Real Progress on my Theater!

Finally, an update on my quest in to the depth of the darkest of man-caves on a journey to build my own home theater. We made some real progress on Sunday running wire for roughly 80% of the necessary speakers and gear. I know a lot more about good home theater design than I do about physically getting cable from point A to point B, but I did have help, and in the end I learned a lot.

In a nutshell we managed to pull cable from the rack location to the front of the room near the screen location for left, center, right, sub1 and sub2. From there, we managed to get power and cable to two rear speaker locations as well as the projector. You may wonder about “Dolby height speakers” or some ceiling speakers for the new Dolby Atmos format. The reality is that I want to run cable to all of my rear speakers and look at how much bulk cable I have left before I commit to any height channels up front. Additional, ceiling speakers in the recommended Dolby Atmos locations would be exceedingly difficult to get wire to. Doable, but a whole days project.

Ok, pics.. and more details than you care for….

Here is almost all of the wiring coming in to the location where the rack will sit.

Here is almost all of the wiring coming in to the location where the rack will sit.

Finding a route to the front of the room was a real trick as the stair case is in the way. At first we thought we would follow an HVAC duct on the opposite side of the closet and stair, however that turned out to be a dead end. We ended up going over the top of the HVAC duct to the bathroom taking a left and going over the top of the ceiling of the laundry room. Figuring that out was literally an hour and a half of head scratching, putting holes in things I probably didn’t need to, and playing with a glow rod. By the way, if you want to run cable buy a glow rod (a tool now on my “wishlist”).

Once we had the route figured out, we then sent a line of coax that came pre-marked for length in terms of footage out of the box back to the rack. With a length of roughly 75 feet, we measured out a bunch of cable lengths for each speaker location to run and then taped it all together to the other end of the rod to make the run back out to the rack in one shot.

Here we are measuring out the lengths of each cable needed to go to the front of the room.

Here we are measuring out the lengths of each cable needed to go to the front of the room.

Finally made it to the front of the room. The four gang box will be on the wall behind and to the side of the screen itself. The screen sits in front of an exterior wall and it wasn’t worth the hassle of pulling the cabling in to that wall space. This essentially will be in an alcove behind the screen you’ll never see any of the cabling that comes out from this location.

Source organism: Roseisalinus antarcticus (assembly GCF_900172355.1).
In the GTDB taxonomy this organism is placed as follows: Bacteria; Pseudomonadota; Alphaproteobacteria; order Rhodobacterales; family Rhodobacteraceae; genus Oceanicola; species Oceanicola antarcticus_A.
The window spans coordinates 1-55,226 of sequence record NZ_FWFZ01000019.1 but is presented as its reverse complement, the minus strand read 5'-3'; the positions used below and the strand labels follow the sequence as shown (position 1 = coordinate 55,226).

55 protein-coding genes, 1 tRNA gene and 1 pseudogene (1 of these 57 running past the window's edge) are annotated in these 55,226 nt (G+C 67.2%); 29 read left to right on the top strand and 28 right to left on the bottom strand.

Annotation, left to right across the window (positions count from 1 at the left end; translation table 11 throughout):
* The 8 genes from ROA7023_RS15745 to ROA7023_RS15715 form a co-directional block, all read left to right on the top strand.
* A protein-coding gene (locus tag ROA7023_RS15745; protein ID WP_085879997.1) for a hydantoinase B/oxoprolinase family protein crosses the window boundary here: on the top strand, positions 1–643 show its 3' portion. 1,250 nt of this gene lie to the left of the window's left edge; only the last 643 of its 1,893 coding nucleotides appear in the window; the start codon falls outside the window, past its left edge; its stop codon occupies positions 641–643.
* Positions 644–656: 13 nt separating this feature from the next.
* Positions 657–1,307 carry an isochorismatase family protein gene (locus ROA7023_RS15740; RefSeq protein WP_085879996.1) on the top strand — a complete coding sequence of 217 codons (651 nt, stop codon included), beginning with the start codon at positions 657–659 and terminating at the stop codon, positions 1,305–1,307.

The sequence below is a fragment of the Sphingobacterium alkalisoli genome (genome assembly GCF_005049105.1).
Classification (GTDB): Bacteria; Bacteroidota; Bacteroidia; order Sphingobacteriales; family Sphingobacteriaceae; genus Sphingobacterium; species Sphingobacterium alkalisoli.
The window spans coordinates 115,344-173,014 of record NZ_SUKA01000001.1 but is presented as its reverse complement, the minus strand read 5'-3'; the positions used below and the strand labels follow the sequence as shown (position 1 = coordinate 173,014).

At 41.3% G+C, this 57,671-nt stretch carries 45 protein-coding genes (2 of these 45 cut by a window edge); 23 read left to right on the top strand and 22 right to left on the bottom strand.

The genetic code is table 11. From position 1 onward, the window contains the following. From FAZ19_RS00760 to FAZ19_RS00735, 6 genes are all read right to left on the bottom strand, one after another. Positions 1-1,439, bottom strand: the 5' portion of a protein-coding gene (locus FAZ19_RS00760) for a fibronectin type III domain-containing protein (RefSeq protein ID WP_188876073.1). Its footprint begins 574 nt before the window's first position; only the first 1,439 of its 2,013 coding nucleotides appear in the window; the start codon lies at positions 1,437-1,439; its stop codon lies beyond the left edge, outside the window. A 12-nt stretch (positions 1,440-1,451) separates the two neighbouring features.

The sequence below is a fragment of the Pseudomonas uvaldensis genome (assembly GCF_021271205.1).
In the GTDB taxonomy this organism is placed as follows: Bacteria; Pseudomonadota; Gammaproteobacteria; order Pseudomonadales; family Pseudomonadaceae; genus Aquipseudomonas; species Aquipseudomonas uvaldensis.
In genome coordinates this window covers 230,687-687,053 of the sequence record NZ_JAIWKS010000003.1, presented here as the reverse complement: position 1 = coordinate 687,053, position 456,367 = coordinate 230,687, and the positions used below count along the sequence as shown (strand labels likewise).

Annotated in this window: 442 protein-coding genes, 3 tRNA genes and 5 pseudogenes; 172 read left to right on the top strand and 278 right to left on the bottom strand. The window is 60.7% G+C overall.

Wall connection box for Left,Center, Right, Sub1 and Sub2.

Wall connection box for Left,Center, Right, Sub1 and Sub2.

 

The back side of the same box for anyone curious.

The back side of the same box for anyone curious.

The rear speakers offered up a different challenge. For the left surround, we had to cut a small hole near the top of the wall to run the glow rod through back to the rack, above the ceiling sheetrock, as well as to feed cable downward past the wall header to where the two gang box would sit in the wall. So, as as you can see I have some drywall repair to do, otherwise I could just cover it up with a blank wall plate.

This box should sit mainly behind the rear left speaker on the wall. Unusual in home theaters, it contains both electrical power and a choice of two types of audio connections (balanced XLR, and regular speaker cable). The unused audio connection will just stay wrapped up in the box and can be switched out with a different faceplate at later time if wanted.

This box should sit mainly behind the rear left speaker on the wall. Unusual in home theaters, it contains both electrical power and a choice of two types of audio connections (balanced XLR, and regular speaker cable). The unused audio connection will just stay wrapped up in the box and can be switched out with a different faceplate at later time if wanted.

After the rear speakers boxes were wired, we focused on getting power and HDMI to the projector location. We also hung the projector to double check the geometry and see how much play we had with the zoom for that location. You can really see how low the ceiling is in this picture. You will definitely will make a shadow if you stand up a couple feet in front of the main seating position. I wish I had a taller ceiling, but it is what it is.

Just testing on the wall for now. In the future a screen will sit roughly where the black taped line is.

Just testing on the wall for now. In the future a screen will sit roughly where the black taped line is.

Anyway, I still have a lot of work left. Unlike most home theaters, my wall plates use XLR connections typically found in musician/pro audio applications and they all need to be soldered to complete the connection. The terminated XLR cable ends at the rack location need to be soldered too. Guess I’m going to have to get better at soldering! I really need to get the rear surrounds in, and have a pro figure out how to get the outlets at the rack location on a separate breaker. The system is close to usable now, but only then can I call the wiring “complete”.

More to follow, hopefully updates come a bit quicker now.

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